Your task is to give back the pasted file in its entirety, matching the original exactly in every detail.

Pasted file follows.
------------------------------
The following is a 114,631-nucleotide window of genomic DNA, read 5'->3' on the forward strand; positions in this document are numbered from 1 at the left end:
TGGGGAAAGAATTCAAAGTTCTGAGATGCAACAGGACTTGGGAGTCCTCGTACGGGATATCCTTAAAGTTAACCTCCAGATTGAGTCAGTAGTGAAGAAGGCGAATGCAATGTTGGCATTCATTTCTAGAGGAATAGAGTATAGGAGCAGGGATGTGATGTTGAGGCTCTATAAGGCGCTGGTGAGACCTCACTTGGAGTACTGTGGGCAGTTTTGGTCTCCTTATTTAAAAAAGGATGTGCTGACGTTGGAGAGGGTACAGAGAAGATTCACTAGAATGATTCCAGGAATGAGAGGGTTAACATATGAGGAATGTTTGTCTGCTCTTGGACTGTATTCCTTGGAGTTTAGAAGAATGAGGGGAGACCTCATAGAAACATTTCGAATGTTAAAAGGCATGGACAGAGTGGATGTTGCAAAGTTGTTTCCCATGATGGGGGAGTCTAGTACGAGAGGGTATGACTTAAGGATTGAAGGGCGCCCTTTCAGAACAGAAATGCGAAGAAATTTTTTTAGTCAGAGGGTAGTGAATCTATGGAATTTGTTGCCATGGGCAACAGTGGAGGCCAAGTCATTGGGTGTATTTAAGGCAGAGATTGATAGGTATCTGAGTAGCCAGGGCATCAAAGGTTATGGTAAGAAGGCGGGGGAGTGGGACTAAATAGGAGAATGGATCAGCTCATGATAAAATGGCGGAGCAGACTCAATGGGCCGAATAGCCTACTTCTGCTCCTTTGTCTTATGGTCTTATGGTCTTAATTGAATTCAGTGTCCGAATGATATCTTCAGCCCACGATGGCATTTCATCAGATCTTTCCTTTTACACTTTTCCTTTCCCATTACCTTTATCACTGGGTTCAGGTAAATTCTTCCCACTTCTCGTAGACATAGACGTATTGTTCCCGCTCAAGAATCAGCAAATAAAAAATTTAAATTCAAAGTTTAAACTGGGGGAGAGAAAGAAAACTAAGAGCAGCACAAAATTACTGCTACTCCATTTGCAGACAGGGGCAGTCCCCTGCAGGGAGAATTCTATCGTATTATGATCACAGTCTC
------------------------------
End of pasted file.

The following is a 114,631-nucleotide window of genomic DNA, read 5'->3' on the forward strand; positions in this document are numbered from 1 at the left end:
TGGGGAAAGAATTCAAAGTTCTGAGATGCAACAGGACTTGGGAGTCCTCGTACGGGATATCCTTAAAGTTAACCTCCAGATTGAGTCAGTAGTGAAGAAGGCGAATGCAATGTTGGCATTCATTTCTAGAGGAATAGAGTATAGGAGCAGGGATGTGATGTTGAGGCTCTATAAGGCGCTGGTGAGACCTCACTTGGAGTACTGTGGGCAGTTTTGGTCTCCTTATTTAAAAAAGGATGTGCTGACGTTGGAGAGGGTACAGAGAAGATTCACTAGAATGATTCCAGGAATGAGAGGGTTAACATATGAGGAATGTTTGTCTGCTCTTGGACTGTATTCCTTGGAGTTTAGAAGAATGAGGGGAGACCTCATAGAAACATTTCGAATGTTAAAAGGCATGGACAGAGTGGATGTTGCAAAGTTGTTTCCCATGATGGGGGAGTCTAGTACGAGAGGGTATGACTTAAGGATTGAAGGGCGCCCTTTCAGAACAGAAATGCGAAGAAATTTTTTTAGTCAGAGGGTAGTGAATCTATGGAATTTGTTGCCATGGGCAACAGTGGAGGCCAAGTCATTGGGTGTATTTAAGGCAGAGATTGATAGGTATCTGAGTAGCCAGGGCATCAAAGGTTATGGTAAGAAGGCGGGGGAGTGGGACTAAATAGGAGAATGGATCAGCTCATGATAAAATGGCGGAGCAGACTCAATGGGCCGAATAGCCTACTTCTGCTCCTTTGTCTTATGGTCTTATGGTCTTAATTGAATTCAGTGTCCGAATGATATCTTCAGCCCACGATGGCATTTCATCAGATCTTTCCTTTTACACTTTTCCTTTCCCATTACCTTTATCACTGGGTTCAGGTAAATTCTTCCCACTTCTCGTAGACATAGACGTATTGTTCCCGCTCAAGAATCAGCAAATAAAAAATTTAAATTCAAAGTTTAAACTGGGGGAGAGAAAGAAAACTAAGAGCAGCACAAAATTACTGCTACTCCATTTGCAGACAGGGGCAGTCCCCTGCAGGGAGAATTCTATCGTATTATGATCACAGTCTC